Travel deep into the inner workings of Fox's new shock

The new Fox DHX2 shock is already proving to be incredibly successful on the World Cup downhill circuit, and that technology is starting to trickle down to users now in the production models. One such piece of tech is the Rod Valve System (RVS)  which you can see working in the video above.

The RVS damper, which operates with 4 way adjustment, functions similarly to a Cane Creek Double Barrell. The product is based on prototype versions that were used by World Cup downhill racers under the Racing Applications Development (RAD) programme.

Also new is the orange Super Light Steel (SLS) spring. Fox claim this weighs less than a titanium spring due to a thinner wire and fewer coils, the steel is pre-treated so it retains its strength. It can also be retrofitted to old VAN and DHX coil shocks.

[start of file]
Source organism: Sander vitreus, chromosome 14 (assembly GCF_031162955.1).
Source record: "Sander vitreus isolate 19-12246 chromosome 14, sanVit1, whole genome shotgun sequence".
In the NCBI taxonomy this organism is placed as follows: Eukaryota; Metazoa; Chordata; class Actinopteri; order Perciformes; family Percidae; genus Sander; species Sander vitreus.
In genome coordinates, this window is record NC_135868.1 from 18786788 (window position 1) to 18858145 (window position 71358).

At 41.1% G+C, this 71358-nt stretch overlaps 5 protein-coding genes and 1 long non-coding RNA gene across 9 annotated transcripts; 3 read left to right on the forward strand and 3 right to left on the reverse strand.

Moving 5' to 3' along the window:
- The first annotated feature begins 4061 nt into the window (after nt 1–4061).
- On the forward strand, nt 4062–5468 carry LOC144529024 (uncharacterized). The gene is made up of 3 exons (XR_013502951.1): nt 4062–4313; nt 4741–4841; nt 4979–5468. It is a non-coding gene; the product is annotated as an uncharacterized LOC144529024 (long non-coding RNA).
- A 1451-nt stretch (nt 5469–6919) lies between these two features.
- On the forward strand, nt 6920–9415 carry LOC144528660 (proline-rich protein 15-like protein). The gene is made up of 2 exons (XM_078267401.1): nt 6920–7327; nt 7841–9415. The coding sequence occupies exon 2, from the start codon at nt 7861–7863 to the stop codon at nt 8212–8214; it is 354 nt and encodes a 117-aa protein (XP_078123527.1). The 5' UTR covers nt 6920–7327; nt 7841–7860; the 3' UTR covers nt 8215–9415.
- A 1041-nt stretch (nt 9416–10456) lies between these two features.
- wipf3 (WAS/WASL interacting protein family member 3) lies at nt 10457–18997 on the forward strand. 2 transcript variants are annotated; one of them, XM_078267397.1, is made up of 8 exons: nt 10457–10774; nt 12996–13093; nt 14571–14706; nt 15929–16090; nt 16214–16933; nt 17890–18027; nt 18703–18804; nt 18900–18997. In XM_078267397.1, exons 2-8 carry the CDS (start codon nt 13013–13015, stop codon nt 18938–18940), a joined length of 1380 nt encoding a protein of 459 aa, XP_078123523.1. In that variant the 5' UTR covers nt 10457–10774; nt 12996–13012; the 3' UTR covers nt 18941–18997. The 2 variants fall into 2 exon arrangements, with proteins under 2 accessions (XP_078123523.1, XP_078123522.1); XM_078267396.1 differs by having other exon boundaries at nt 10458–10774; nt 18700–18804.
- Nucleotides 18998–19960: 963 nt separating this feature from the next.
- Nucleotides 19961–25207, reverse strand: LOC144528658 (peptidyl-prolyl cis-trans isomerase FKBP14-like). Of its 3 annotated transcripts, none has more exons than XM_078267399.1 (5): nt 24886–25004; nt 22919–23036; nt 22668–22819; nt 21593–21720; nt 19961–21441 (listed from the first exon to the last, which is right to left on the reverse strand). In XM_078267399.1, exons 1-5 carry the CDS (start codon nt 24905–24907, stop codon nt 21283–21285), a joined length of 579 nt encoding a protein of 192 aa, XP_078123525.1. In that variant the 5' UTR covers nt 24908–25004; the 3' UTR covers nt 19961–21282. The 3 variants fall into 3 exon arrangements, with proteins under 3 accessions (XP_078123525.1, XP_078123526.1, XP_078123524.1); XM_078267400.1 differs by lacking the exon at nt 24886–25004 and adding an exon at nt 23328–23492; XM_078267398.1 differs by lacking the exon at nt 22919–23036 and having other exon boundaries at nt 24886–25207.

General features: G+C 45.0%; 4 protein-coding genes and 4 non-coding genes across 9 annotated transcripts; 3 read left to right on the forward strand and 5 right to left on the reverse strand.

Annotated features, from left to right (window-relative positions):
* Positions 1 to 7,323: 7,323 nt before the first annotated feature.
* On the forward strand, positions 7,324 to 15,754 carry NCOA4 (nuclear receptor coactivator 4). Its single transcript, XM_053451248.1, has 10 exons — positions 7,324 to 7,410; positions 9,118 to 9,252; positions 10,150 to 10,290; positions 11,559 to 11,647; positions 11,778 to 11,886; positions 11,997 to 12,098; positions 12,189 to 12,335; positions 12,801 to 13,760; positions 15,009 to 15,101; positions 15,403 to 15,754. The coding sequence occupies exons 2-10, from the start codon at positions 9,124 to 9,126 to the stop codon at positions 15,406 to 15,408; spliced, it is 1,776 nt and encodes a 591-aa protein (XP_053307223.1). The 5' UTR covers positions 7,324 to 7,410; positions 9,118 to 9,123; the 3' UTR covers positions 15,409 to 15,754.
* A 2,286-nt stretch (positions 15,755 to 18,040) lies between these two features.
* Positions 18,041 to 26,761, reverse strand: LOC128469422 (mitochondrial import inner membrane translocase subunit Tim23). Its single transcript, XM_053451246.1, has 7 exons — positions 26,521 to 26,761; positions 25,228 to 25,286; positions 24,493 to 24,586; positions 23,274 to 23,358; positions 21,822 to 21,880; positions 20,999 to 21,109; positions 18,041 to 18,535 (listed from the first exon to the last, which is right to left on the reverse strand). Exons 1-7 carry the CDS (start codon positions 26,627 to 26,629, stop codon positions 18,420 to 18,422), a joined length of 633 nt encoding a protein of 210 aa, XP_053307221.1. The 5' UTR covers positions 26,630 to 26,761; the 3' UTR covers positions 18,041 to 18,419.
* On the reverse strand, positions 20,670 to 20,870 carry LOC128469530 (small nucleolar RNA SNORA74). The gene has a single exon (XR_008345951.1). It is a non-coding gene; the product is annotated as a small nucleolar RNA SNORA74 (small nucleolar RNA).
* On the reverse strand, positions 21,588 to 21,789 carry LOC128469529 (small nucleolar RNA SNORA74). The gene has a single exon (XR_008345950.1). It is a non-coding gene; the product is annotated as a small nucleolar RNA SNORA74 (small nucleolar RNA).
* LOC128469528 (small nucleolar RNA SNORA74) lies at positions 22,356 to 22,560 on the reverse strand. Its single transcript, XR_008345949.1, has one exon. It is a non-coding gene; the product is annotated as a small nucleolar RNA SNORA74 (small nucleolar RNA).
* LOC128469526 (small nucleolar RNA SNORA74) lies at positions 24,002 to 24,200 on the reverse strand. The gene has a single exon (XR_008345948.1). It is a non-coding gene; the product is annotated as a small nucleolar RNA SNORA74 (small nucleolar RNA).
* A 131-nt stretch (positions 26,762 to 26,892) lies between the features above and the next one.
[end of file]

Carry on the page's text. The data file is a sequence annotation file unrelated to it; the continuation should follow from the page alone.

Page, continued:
The DHX2 is partnered this year by the new Fox X2 air shock which features the same RVS damper system as the DHX2.

Both shocks will set you back £499.99 but it’s worth noting that the DHX2 doesn’t come with a spring. The SLS spring will cost £123 whereas the standard steel spring costs only £39.

The shocks have won five World Cups this year alone (Two for Aaron Gwin, two for Rachel Atherton and one for Greg Minnaar) so their performance quality is more than proven. Don’t think it’s all for downhill though, Fox reckons that the X2 will be light enough to use on hard hitting enduro bikes too.